Work Package 7
Interaction between vegetation and climate

Climate studies have only recently started to deal with the effect of vegetation canopy to regional and larger scale changes of Earth surface characteristics relevant to climate processes. Especially, the behavior of surface albedo is critical to climate system. Duration and characteristics of snow cover have the largest effect to the annual variability of the albedo, i.e. the total reflectivity of incoming sun irradiance, and snow processes, including the timing of snow melt are influenced by vegetation canopy. Vegetation above and within snowpack reduce surface albedo, as compared to snow covered open ground.

Yet, information required for the quantification of these effects for different ecosystems, as well as detailed information how the albedo has changed in vegetated land areas is lacking. Remote sensing data sets provided by FMI will be used to investigate the changes in snow cover, and to relate this information with ecological characteristics. The available data set retrieved from satellite data by FMI include hemi-spherical information on snow melt, snow mass (SWE, snow depth). These data sets are applied together with optical satellite data derived albedo products in order to map the behavior of surface albedo in the study area.

Prof. Jouni Pulliainen, Finnish Meteor. Inst. (jouni.pulliainen[at]
Newest Publications

     Content Editor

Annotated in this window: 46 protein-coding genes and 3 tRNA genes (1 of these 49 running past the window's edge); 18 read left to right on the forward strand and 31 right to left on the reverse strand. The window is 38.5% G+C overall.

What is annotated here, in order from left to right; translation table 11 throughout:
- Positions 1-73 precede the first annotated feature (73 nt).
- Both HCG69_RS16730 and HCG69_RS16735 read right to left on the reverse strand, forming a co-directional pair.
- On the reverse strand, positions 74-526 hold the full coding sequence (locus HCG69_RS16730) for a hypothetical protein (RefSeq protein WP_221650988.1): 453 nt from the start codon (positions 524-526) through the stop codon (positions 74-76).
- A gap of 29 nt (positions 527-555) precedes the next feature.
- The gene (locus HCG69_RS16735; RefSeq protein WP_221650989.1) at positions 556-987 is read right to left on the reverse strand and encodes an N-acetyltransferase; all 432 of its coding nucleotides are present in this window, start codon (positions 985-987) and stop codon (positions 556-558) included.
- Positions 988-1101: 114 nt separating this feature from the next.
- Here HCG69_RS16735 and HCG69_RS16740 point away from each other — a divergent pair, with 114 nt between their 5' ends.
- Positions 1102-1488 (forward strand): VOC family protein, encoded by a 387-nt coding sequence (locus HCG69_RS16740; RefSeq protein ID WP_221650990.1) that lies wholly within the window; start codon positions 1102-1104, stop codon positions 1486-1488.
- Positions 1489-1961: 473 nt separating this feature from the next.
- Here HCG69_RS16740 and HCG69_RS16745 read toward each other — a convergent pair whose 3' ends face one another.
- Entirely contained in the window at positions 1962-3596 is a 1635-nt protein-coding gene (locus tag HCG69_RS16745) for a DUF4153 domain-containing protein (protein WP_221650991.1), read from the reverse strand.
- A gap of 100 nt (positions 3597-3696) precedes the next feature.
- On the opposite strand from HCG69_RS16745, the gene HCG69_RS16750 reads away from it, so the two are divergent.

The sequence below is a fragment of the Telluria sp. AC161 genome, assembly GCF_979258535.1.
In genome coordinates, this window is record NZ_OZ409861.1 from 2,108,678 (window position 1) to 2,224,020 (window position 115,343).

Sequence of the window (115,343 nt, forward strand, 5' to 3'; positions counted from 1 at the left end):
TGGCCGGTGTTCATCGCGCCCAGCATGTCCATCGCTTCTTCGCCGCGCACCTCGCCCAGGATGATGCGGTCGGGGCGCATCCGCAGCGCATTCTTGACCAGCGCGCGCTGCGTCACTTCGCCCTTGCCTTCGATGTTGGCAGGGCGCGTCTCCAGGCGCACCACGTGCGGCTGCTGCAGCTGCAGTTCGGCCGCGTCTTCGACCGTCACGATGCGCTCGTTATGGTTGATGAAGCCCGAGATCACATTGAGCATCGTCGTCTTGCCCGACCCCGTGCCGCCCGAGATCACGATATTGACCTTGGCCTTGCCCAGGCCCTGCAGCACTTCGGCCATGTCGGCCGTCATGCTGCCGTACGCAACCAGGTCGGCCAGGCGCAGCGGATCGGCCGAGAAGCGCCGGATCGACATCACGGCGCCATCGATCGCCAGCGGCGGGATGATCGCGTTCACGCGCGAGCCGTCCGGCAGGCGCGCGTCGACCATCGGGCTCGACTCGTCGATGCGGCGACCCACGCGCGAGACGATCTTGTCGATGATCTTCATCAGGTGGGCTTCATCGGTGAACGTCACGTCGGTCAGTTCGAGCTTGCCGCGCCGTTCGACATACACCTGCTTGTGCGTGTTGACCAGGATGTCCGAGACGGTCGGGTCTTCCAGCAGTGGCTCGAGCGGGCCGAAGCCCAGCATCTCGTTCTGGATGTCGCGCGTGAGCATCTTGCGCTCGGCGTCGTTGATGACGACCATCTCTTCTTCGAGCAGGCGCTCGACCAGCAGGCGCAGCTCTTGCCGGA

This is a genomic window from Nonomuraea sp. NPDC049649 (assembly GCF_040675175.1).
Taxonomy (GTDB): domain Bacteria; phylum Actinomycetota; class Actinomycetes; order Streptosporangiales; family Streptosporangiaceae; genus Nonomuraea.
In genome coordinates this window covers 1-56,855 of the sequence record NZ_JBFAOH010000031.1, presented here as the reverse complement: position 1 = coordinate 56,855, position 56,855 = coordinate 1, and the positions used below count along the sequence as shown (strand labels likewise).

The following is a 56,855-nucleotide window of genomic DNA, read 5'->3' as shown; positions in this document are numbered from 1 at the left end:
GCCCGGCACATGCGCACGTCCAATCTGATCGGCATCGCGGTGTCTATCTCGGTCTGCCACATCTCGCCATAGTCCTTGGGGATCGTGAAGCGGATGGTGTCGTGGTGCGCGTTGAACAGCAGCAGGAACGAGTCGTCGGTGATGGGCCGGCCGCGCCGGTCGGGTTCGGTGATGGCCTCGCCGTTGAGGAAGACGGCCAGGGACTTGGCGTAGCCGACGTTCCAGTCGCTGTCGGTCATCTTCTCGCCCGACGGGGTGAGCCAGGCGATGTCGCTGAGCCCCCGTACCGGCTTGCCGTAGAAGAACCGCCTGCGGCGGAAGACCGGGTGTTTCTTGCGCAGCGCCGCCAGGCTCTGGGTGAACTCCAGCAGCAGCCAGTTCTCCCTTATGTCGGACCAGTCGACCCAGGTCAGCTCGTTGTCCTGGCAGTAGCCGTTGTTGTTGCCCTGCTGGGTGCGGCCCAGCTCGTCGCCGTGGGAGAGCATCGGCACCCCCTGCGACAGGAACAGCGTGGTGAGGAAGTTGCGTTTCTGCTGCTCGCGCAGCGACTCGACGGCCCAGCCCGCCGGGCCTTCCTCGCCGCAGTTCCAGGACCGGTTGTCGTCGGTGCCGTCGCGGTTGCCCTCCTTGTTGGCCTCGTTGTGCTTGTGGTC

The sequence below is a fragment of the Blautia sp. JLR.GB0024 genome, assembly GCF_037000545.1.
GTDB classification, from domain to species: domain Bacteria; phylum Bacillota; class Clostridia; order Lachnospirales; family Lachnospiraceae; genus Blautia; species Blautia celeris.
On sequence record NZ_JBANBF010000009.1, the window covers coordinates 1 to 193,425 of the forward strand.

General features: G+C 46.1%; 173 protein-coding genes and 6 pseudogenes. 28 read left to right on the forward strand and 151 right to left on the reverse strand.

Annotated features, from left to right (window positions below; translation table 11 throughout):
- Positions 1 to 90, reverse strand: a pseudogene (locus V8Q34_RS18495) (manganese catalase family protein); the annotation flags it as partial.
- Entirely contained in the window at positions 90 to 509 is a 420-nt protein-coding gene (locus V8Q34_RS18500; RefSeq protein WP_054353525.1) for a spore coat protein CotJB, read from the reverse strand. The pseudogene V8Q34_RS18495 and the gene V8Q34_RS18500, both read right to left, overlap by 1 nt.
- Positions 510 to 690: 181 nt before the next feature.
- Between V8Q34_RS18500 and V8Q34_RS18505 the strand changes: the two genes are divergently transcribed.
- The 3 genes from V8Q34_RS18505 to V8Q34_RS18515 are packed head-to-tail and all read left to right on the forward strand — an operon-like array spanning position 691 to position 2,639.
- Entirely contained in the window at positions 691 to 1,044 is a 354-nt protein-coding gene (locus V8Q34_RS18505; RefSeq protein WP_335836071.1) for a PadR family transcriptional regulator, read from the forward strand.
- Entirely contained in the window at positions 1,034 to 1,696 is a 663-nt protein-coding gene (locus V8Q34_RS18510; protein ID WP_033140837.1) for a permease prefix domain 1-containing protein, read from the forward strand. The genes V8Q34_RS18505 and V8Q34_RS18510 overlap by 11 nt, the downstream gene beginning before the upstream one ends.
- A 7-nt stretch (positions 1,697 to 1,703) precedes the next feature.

​​Keskitalo, E.C.H, Horstkotte, T., Kivinen, S., Forbes, B., and Käyhkö, J. (2015). "Generality of mis-fit"? The real-life difficulty of matching scales in an interconnected world. Accepted for publication in Ambio.

    Saccone P. and Virtanen R. (2015). Extrapolating multi-decadal plant community changes based on medium-term experiments can be risky: evidence from high-latitude tundra. Oikos. DOI: 10.1111/oik.02399.

    Stark, S. and Ylänne H. (2015). Grazing in Arctic peatlands – an unknown agent in the global carbon budget. Environmental Research Letters, 10: 051002. DOI: 10.1088/1748-9326/10/5/051002.

    Ylänne, H., Stark, S., and Tolvanen, A. (2015). Vegetation shift from deciduous to evergreen dwarf shrubs in response to selective herbivory offsets carbon losses: evidence from 19 years of warming and simulated herbivory in the sub-arctic tundra. Global Change Biology,  21: 3696–3711.

    Ruffino, L., Oksanen, T., Hoset, K.S., Tuomi, M., Oksanen, L., Korpimäki, E., Bugli, A., Hobson, K.A., Johansen, B., and Mäkynen A. (2015). Predator-rodent-plant interactions along a coast-inland gradient in Fennoscandian tundra. Ecography. DOI: 10.1111/ecog.01758.

    Björkman, C. and Niemelä, P., eds. (2015). Climate Change and Insect Pests. CABI Climate Change Series 7. 279 pp.

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